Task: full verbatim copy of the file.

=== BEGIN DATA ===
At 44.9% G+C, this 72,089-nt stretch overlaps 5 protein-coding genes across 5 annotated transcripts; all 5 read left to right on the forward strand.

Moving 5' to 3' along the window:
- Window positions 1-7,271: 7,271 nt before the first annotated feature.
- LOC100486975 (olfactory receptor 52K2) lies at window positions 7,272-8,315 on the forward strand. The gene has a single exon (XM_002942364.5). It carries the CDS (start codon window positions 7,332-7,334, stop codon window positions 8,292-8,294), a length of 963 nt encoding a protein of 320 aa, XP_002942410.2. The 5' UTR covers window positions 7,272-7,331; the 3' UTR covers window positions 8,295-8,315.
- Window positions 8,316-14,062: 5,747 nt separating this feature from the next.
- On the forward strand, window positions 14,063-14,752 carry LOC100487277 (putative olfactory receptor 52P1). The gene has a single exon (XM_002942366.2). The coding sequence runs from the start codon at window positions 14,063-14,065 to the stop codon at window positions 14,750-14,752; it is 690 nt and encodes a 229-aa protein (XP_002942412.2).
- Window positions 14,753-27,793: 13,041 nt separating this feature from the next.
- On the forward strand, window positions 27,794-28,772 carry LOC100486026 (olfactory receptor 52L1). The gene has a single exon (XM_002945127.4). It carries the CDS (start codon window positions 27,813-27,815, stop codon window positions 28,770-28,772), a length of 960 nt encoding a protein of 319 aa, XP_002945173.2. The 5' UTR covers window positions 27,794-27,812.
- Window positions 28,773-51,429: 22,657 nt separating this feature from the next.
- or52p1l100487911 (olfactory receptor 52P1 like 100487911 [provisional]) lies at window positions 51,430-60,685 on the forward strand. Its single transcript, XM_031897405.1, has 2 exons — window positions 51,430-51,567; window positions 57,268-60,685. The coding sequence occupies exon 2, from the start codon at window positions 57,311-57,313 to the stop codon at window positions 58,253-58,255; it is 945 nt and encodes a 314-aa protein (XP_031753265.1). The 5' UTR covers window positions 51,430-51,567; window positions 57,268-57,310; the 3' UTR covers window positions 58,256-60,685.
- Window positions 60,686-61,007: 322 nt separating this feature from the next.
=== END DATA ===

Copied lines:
At 44.9% G+C, this 72,089-nt stretch overlaps 5 protein-coding genes across 5 annotated transcripts; all 5 read left to right on the forward strand.

Moving 5' to 3' along the window:
- Window positions 1-7,271: 7,271 nt before the first annotated feature.
- LOC100486975 (olfactory receptor 52K2) lies at window positions 7,272-8,315 on the forward strand. The gene has a single exon (XM_002942364.5). It carries the CDS (start codon window positions 7,332-7,334, stop codon window positions 8,292-8,294), a length of 963 nt encoding a protein of 320 aa, XP_002942410.2. The 5' UTR covers window positions 7,272-7,331; the 3' UTR covers window positions 8,295-8,315.
- Window positions 8,316-14,062: 5,747 nt separating this feature from the next.
- On the forward strand, window positions 14,063-14,752 carry LOC100487277 (putative olfactory receptor 52P1). The gene has a single exon (XM_002942366.2). The coding sequence runs from the start codon at window positions 14,063-14,065 to the stop codon at window positions 14,750-14,752; it is 690 nt and encodes a 229-aa protein (XP_002942412.2).
- Window positions 14,753-27,793: 13,041 nt separating this feature from the next.
- On the forward strand, window positions 27,794-28,772 carry LOC100486026 (olfactory receptor 52L1). The gene has a single exon (XM_002945127.4). It carries the CDS (start codon window positions 27,813-27,815, stop codon window positions 28,770-28,772), a length of 960 nt encoding a protein of 319 aa, XP_002945173.2. The 5' UTR covers window positions 27,794-27,812.
- Window positions 28,773-51,429: 22,657 nt separating this feature from the next.
- or52p1l100487911 (olfactory receptor 52P1 like 100487911 [provisional]) lies at window positions 51,430-60,685 on the forward strand. Its single transcript, XM_031897405.1, has 2 exons — window positions 51,430-51,567; window positions 57,268-60,685. The coding sequence occupies exon 2, from the start codon at window positions 57,311-57,313 to the stop codon at window positions 58,253-58,255; it is 945 nt and encodes a 314-aa protein (XP_031753265.1). The 5' UTR covers window positions 51,430-51,567; window positions 57,268-57,310; the 3' UTR covers window positions 58,256-60,685.
- Window positions 60,686-61,007: 322 nt separating this feature from the next.